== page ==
Readers respond to soap operas, ''Ally McBeal,'' and our picks for '99

By EW Staff
Updated February 19, 1999 at 05:00 AM EST

Readers gave rave reviews — ”extensive,” ”brilliant,” ”simply fantastic”— to ”Our Guide to ’99” (#468/ 469, Jan. 22/29). But even more letters were directed at our recommendation that Calista Flockhart leave Ally McBeal. ”How dare you suggest that Calista would be better off leaving the show,” asks Rick Delmonico of Minneapolis. ”If she is actually considering your absurd notion, I have two words for her: David Caruso.” Meanwhile, soap opera fans had many words for us, and not all of them bubbly, about our piece on the genre’s soggy state. Sara Stoner of Columbus, Ohio, agreed with us, though, and even had some advice for soap writers: ”Wisen up and come up with something original.” Like a dancing baby, perhaps?

Reading the Future
Your preview of 1999 was the best I’ve ever seen! You left no stone unturned — from the new Stephen King novel turned into a movie to the new Grisham novel! And to top it off, you even had a tidbit on Michelle Pfeiffer. You’ve outdone yourself!
Kristopher Roedig
hazzah@compuserve.com
Winter Park, Fla.

Loved all the great reasons to be alive in 1999! Could it be that the entertainment media has been saving its best distractions for Clinton’s darkest hour?
Chris Coleman
Hoboken, N.J.

Don’t you think that we’ve heard enough (and will continue to hear much more) about ’99 projects like the much-hyped Star Wars prequel and the money-driven Austin Powers sequel? Why not talk about other potential works that we don’t know enough about — like the new Guns N’ Roses album, or Kevin Smith’s latest project, Dogma?
Greg Johnson
Boston

If the layout of EW’s guide to ’99 is any indication, this year will be one confused mess. A belated resolution: fewer fonts in the new year.
Karl Kline
kaksd@pacbell.net
San Diego

Bubblelicious
It was nice to see daytime drama covered by your magazine. I’d like to point out, however, that Another World‘s current stories featuring time-traveling hunks and scheming sisters have begun to pay off with improved ratings. We are confident that these and other compelling romantic story lines will attract viewers and keep them tuning in to the show, not just for the next few months but for another 35 years.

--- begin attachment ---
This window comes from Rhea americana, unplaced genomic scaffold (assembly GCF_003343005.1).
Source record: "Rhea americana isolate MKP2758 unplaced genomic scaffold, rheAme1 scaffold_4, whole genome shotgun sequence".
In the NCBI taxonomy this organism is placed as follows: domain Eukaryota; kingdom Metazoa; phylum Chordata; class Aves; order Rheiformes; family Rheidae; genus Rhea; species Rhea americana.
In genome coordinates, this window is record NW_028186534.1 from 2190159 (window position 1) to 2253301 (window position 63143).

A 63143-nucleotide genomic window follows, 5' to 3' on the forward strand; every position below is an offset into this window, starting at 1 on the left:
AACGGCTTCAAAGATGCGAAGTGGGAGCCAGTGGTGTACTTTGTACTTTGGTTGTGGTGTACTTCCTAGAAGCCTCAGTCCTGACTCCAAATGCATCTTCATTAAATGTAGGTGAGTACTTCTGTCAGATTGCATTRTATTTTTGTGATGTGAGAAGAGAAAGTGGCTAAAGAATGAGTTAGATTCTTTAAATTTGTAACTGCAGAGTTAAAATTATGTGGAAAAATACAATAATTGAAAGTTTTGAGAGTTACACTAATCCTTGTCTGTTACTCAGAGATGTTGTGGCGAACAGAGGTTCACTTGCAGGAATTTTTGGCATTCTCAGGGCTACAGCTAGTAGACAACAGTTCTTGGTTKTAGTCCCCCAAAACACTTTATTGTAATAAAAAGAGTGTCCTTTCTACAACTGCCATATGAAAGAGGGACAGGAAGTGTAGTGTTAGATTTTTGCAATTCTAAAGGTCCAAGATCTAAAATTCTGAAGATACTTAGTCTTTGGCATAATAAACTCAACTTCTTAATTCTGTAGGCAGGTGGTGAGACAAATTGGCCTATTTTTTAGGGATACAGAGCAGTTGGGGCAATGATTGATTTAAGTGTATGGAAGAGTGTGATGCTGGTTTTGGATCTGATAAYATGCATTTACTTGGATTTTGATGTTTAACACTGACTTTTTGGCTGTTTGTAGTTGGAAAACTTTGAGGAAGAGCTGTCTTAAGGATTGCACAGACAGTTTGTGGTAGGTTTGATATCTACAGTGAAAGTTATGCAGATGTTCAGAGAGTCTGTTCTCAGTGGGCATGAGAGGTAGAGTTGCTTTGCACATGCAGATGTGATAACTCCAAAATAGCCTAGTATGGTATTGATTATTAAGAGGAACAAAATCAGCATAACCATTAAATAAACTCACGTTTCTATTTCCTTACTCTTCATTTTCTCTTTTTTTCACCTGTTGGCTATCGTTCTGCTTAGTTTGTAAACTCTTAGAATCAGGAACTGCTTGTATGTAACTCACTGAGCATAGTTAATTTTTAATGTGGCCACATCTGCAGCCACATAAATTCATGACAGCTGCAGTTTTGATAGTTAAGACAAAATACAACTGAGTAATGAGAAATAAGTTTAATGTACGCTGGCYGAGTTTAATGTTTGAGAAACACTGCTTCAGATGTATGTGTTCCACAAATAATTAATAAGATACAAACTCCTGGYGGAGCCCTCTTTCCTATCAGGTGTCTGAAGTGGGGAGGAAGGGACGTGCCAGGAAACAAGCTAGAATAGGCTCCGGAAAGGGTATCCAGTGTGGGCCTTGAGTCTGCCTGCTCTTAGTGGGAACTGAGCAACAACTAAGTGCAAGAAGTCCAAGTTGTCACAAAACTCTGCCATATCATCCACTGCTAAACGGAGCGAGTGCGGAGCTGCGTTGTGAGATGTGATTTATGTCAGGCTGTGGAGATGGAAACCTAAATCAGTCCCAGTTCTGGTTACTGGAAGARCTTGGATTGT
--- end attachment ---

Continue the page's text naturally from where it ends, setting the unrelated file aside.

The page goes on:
Chris Goutman
Exec. Producer, Another World
Brooklyn

After reading your article on soaps, I was compelled to write you. I’ve watched most of the soaps at some point in my life. But the quality has declined in the last couple of years (along with the ratings). The same boring story goes on for months, sometimes years. Frankly, I’d rather watch Monicagate; it’s much more interesting than anything on the soaps.
Emily Nance
mwt28@aol.com
Charlotte, N.C.

Tune-Deaf
Just wanted to thank you for your Pop Culture 101. I’ve been searching for the song [”Your Love Gets Sweeter”] that’s in Banana Republic’s holiday commercial and, let me tell you, it was a rather intense search. I work at a large radio network, so I had several disc jockeys helping me. None of us could find it. Then today I was browsing through EW and there it was!
Jaimi N. Butler
plutoplaid@aol.com
Canyon Country, Calif.

Ally Rally!
I strongly disagree with Ken Tucker’s review of Ally McBeal. Even in its sophomore season, it is the funniest show on TV. Ally’s tales of suffering, like falling into a toilet or sliding down a bowling alley, are plots that fit perfectly into the show. And the addition of characters like Nelle and Ling only adds to the quirkiness of it. Tucker’s suggestion that Ally McBeal should leave Ally McBeal is just ludicrous.
Kim Wise
kimawise@aol.com
Dallas

In regard to ”Ally Oops!” — EW Oops!! It may not sound good, but neither did Ken Tucker’s commentary on one of the funniest and most creative TV shows. Ally McBeal has won the Golden Globe two years in a row for being the best comedy on television. It’s not meant to be a drama but weekly entertainment. My male and female friends enjoy the antics and dialogue written by outstanding writers and delivered by great actors. I settle down every Monday night to watch Ally McBeal and to enjoy my laughter out loud.
Tina Nielsen
robtina@davesworld.net
Bloomington, Ill.

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